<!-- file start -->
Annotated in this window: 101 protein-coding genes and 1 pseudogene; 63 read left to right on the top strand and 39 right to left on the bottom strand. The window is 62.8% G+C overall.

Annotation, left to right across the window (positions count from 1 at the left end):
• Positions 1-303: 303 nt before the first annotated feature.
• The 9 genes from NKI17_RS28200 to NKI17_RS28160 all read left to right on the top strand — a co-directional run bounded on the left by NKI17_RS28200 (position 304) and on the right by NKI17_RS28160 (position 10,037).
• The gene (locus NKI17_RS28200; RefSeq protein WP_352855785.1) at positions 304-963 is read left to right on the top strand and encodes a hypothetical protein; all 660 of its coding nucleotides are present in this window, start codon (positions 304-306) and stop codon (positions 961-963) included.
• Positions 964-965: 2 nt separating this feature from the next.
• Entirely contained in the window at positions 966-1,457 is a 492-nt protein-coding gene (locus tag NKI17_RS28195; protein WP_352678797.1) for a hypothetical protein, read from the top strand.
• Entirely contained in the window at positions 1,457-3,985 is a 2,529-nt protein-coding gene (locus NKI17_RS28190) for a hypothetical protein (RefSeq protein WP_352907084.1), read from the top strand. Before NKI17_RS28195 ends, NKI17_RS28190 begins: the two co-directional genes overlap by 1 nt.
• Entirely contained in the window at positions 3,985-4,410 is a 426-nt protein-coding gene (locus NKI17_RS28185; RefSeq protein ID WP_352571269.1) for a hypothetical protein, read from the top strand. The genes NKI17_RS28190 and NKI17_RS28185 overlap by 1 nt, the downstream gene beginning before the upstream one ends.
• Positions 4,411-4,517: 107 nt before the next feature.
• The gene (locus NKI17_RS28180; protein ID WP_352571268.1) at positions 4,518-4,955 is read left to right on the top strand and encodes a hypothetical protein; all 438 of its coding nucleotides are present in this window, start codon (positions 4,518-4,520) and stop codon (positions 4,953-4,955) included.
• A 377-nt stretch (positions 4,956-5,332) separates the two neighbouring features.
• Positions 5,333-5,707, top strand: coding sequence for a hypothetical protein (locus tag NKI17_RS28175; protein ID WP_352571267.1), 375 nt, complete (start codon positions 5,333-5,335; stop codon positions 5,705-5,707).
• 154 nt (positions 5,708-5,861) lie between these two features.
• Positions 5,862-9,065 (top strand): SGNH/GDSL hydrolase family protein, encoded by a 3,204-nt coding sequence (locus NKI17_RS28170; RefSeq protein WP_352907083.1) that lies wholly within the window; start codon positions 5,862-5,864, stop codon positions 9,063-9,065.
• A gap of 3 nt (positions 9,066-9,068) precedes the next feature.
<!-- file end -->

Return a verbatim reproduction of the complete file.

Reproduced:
Annotated in this window: 101 protein-coding genes and 1 pseudogene; 63 read left to right on the top strand and 39 right to left on the bottom strand. The window is 62.8% G+C overall.

Annotation, left to right across the window (positions count from 1 at the left end):
• Positions 1-303: 303 nt before the first annotated feature.
• The 9 genes from NKI17_RS28200 to NKI17_RS28160 all read left to right on the top strand — a co-directional run bounded on the left by NKI17_RS28200 (position 304) and on the right by NKI17_RS28160 (position 10,037).
• The gene (locus NKI17_RS28200; RefSeq protein WP_352855785.1) at positions 304-963 is read left to right on the top strand and encodes a hypothetical protein; all 660 of its coding nucleotides are present in this window, start codon (positions 304-306) and stop codon (positions 961-963) included.
• Positions 964-965: 2 nt separating this feature from the next.
• Entirely contained in the window at positions 966-1,457 is a 492-nt protein-coding gene (locus tag NKI17_RS28195; protein WP_352678797.1) for a hypothetical protein, read from the top strand.
• Entirely contained in the window at positions 1,457-3,985 is a 2,529-nt protein-coding gene (locus NKI17_RS28190) for a hypothetical protein (RefSeq protein WP_352907084.1), read from the top strand. Before NKI17_RS28195 ends, NKI17_RS28190 begins: the two co-directional genes overlap by 1 nt.
• Entirely contained in the window at positions 3,985-4,410 is a 426-nt protein-coding gene (locus NKI17_RS28185; RefSeq protein ID WP_352571269.1) for a hypothetical protein, read from the top strand. The genes NKI17_RS28190 and NKI17_RS28185 overlap by 1 nt, the downstream gene beginning before the upstream one ends.
• Positions 4,411-4,517: 107 nt before the next feature.
• The gene (locus NKI17_RS28180; protein ID WP_352571268.1) at positions 4,518-4,955 is read left to right on the top strand and encodes a hypothetical protein; all 438 of its coding nucleotides are present in this window, start codon (positions 4,518-4,520) and stop codon (positions 4,953-4,955) included.
• A 377-nt stretch (positions 4,956-5,332) separates the two neighbouring features.
• Positions 5,333-5,707, top strand: coding sequence for a hypothetical protein (locus tag NKI17_RS28175; protein ID WP_352571267.1), 375 nt, complete (start codon positions 5,333-5,335; stop codon positions 5,705-5,707).
• 154 nt (positions 5,708-5,861) lie between these two features.
• Positions 5,862-9,065 (top strand): SGNH/GDSL hydrolase family protein, encoded by a 3,204-nt coding sequence (locus NKI17_RS28170; RefSeq protein WP_352907083.1) that lies wholly within the window; start codon positions 5,862-5,864, stop codon positions 9,063-9,065.
• A gap of 3 nt (positions 9,066-9,068) precedes the next feature.